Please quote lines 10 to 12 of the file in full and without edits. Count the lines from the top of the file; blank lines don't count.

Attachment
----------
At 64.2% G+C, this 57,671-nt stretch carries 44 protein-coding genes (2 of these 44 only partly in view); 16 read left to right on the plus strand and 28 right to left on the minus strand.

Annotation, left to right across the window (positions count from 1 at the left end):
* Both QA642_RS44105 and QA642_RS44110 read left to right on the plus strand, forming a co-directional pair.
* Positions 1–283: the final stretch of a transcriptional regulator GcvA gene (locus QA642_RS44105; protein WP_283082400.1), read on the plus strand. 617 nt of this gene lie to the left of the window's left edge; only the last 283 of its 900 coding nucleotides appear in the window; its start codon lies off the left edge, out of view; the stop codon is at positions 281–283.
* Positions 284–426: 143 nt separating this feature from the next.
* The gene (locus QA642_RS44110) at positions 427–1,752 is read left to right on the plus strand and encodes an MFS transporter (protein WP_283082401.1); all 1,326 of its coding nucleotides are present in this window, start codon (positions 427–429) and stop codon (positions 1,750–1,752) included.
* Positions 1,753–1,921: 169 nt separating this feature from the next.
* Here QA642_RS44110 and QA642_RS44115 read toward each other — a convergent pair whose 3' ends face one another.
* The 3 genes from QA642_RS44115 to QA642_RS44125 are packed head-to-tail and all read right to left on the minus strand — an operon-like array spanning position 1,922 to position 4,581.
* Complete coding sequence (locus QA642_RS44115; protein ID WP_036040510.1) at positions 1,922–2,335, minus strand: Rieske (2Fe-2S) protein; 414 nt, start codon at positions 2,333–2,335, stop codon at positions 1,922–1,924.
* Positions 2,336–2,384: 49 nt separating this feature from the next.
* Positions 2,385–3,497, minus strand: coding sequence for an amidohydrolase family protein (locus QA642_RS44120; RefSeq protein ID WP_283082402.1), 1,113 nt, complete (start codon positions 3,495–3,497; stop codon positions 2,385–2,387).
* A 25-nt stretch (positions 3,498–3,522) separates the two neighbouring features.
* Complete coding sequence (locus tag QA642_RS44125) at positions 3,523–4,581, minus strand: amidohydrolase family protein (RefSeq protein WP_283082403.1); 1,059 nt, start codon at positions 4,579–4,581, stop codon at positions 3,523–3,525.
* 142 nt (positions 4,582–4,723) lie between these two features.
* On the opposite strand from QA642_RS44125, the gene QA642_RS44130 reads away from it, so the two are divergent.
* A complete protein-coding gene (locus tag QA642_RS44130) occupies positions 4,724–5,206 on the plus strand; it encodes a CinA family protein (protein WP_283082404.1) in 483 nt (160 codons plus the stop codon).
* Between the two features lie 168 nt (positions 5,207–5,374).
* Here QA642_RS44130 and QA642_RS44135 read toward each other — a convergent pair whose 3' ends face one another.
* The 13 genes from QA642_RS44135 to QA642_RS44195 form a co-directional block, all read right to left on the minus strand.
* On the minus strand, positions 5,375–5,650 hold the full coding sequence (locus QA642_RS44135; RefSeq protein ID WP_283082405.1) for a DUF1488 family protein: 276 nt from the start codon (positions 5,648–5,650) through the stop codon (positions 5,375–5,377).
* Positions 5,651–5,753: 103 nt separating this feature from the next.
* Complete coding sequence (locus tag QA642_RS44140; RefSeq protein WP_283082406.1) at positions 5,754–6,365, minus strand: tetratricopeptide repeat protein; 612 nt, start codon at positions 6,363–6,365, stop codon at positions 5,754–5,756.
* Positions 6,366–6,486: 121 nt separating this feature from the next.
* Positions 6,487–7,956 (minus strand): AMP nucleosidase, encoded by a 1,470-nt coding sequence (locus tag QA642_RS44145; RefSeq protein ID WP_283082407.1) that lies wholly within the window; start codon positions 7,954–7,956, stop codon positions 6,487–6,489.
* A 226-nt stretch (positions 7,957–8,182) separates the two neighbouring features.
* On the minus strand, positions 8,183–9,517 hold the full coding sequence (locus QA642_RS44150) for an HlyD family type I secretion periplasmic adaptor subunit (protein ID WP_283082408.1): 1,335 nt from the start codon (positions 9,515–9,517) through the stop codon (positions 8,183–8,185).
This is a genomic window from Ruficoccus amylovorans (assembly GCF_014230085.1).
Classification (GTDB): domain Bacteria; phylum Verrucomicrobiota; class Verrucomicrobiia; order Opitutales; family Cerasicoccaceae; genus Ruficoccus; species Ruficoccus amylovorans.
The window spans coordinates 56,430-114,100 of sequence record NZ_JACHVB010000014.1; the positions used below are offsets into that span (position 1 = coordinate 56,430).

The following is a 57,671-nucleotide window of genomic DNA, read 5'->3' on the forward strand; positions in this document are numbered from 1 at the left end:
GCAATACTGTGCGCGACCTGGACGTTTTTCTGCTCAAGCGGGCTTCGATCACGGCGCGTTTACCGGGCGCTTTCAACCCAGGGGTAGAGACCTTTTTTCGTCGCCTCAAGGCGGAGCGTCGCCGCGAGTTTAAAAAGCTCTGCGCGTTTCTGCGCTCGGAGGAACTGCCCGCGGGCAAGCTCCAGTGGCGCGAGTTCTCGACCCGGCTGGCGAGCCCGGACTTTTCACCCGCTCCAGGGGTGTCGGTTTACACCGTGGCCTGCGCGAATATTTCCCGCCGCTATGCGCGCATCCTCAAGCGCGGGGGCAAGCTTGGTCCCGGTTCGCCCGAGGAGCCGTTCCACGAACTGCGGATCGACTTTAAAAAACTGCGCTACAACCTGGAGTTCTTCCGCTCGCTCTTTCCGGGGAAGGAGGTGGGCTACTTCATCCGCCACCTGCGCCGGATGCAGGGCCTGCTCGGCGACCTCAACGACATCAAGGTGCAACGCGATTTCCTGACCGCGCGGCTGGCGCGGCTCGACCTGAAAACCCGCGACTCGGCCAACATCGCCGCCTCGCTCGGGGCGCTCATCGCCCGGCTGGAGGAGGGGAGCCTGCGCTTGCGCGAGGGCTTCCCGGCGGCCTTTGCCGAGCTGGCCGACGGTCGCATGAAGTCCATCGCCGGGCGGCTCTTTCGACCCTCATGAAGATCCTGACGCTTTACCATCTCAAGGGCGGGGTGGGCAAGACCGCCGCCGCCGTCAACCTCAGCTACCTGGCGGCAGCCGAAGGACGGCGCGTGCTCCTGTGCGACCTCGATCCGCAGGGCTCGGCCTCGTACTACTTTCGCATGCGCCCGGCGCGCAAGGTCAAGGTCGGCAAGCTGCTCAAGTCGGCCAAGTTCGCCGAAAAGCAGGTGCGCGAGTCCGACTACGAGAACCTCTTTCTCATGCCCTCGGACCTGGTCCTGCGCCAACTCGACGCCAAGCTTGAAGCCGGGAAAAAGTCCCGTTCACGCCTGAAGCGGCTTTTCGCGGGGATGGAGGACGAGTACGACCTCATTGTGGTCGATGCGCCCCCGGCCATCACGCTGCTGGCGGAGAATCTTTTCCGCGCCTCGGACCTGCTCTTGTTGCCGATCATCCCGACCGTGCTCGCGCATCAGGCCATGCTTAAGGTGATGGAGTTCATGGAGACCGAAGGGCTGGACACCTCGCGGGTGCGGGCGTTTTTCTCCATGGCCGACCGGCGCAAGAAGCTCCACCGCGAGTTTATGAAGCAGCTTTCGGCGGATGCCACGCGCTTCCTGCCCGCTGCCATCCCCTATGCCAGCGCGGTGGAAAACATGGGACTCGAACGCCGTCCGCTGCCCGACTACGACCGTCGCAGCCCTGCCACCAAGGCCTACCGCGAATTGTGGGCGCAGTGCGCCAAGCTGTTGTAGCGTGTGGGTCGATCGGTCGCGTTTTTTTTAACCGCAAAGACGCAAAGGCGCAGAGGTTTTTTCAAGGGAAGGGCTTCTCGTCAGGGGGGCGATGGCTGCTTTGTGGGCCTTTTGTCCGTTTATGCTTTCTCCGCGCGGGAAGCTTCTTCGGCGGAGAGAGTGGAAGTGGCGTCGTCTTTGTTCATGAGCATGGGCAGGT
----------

* Complete coding sequence (locus QA642_RS44115; protein ID WP_036040510.1) at positions 1,922–2,335, minus strand: Rieske (2Fe-2S) protein; 414 nt, start codon at positions 2,333–2,335, stop codon at positions 1,922–1,924.
* Positions 2,336–2,384: 49 nt separating this feature from the next.
* Positions 2,385–3,497, minus strand: coding sequence for an amidohydrolase family protein (locus QA642_RS44120; RefSeq protein ID WP_283082402.1), 1,113 nt, complete (start codon positions 3,495–3,497; stop codon positions 2,385–2,387).